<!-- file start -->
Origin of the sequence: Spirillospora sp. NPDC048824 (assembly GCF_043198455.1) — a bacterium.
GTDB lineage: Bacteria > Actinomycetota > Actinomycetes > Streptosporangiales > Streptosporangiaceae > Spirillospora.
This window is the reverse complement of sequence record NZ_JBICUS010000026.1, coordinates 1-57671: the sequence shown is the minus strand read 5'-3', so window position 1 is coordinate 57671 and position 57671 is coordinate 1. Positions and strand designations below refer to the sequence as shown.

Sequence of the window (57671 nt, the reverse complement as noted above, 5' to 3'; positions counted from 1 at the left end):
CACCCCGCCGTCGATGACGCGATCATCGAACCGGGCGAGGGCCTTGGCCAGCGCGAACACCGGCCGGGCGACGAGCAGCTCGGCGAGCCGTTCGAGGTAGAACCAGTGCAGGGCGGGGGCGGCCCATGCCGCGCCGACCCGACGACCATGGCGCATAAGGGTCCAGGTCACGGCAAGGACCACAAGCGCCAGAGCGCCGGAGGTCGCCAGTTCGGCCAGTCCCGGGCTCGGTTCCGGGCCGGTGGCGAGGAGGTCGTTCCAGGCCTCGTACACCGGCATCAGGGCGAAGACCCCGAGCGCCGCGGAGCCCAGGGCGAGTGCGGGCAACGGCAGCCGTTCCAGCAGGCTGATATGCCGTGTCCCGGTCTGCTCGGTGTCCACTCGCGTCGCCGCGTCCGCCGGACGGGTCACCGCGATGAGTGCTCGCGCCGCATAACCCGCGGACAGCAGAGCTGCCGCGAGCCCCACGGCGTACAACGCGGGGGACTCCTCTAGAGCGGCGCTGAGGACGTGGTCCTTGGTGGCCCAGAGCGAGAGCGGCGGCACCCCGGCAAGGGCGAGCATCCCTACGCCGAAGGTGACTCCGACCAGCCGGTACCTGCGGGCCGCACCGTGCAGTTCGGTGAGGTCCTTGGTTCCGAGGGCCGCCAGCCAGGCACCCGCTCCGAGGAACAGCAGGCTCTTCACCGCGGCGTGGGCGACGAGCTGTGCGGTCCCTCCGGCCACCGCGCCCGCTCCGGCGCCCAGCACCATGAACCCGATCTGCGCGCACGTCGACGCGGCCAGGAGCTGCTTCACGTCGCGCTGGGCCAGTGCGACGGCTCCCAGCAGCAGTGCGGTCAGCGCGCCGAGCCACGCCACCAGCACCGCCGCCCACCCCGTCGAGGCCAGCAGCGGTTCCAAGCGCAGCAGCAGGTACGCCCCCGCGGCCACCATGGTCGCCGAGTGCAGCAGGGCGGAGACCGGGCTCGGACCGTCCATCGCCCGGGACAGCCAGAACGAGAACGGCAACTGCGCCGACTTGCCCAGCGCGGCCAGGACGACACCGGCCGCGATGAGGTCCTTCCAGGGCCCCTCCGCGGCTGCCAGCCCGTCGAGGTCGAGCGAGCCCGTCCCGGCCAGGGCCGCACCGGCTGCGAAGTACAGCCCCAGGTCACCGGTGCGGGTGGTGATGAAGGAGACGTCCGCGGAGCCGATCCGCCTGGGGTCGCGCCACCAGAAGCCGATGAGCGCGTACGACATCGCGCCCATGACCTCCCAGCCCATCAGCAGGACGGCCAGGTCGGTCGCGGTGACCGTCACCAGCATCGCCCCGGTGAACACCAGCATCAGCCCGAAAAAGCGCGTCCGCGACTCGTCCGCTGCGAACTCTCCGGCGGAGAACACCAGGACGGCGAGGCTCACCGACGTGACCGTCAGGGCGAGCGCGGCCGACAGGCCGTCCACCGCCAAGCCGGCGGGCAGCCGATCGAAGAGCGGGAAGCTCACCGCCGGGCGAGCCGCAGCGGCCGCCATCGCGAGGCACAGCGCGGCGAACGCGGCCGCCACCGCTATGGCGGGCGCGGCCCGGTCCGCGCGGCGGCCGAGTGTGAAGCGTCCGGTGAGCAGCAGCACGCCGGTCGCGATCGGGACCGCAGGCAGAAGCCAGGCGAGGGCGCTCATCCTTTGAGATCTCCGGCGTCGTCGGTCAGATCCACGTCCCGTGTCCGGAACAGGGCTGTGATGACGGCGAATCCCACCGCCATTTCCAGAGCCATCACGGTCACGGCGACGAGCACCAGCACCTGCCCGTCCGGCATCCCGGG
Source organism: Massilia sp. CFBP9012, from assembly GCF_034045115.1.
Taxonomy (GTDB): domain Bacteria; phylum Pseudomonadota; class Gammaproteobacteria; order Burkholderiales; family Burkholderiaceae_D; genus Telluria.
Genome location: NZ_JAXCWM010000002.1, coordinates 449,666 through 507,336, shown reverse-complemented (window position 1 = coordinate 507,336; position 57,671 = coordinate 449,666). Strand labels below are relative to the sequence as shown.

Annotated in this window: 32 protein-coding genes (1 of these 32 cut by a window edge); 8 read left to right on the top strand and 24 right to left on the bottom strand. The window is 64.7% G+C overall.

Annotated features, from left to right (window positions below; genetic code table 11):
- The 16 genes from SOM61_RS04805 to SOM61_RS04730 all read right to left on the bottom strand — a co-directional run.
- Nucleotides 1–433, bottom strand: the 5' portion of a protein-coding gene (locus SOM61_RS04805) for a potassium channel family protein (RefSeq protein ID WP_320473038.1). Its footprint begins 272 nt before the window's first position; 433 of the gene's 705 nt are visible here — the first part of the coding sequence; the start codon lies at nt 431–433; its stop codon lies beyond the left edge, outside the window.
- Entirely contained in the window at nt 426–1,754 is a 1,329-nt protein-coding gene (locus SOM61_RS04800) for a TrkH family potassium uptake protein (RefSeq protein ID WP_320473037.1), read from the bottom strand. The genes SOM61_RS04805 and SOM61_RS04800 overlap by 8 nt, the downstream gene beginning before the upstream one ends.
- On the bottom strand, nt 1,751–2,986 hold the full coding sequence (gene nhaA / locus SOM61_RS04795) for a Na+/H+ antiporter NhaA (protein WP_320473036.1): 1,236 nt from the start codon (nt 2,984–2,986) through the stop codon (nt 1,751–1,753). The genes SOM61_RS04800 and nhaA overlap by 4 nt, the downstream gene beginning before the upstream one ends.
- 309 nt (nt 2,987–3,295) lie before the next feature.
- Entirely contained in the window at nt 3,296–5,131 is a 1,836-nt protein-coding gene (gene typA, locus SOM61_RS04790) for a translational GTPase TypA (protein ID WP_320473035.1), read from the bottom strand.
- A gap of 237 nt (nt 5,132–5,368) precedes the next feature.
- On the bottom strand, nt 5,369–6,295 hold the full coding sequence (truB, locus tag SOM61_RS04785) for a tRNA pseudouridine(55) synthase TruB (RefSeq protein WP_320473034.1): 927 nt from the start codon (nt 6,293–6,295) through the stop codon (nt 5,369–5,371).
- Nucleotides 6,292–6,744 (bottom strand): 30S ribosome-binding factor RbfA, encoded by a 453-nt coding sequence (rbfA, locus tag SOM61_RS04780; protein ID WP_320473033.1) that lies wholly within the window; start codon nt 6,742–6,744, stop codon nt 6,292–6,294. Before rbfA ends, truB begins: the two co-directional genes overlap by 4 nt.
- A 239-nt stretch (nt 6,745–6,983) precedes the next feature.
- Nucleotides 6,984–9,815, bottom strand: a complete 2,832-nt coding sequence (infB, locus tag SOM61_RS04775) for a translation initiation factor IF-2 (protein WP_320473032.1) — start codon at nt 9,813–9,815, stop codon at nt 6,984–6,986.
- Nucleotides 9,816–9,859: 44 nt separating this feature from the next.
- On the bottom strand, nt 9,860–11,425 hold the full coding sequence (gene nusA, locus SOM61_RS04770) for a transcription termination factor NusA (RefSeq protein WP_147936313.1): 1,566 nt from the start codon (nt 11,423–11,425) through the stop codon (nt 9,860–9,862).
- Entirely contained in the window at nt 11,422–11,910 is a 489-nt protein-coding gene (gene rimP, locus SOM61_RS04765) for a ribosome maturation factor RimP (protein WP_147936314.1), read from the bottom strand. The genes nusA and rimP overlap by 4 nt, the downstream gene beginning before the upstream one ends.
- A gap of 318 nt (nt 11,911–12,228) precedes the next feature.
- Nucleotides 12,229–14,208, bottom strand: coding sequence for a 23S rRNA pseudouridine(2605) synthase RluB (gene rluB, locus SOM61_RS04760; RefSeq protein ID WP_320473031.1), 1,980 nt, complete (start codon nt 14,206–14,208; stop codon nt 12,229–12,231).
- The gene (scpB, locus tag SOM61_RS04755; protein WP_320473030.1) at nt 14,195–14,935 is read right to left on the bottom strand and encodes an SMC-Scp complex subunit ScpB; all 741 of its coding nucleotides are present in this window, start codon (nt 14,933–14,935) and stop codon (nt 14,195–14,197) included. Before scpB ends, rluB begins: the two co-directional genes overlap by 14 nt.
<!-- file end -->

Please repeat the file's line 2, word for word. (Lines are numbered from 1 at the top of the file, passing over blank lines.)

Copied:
GTDB lineage: Bacteria > Actinomycetota > Actinomycetes > Streptosporangiales > Streptosporangiaceae > Spirillospora.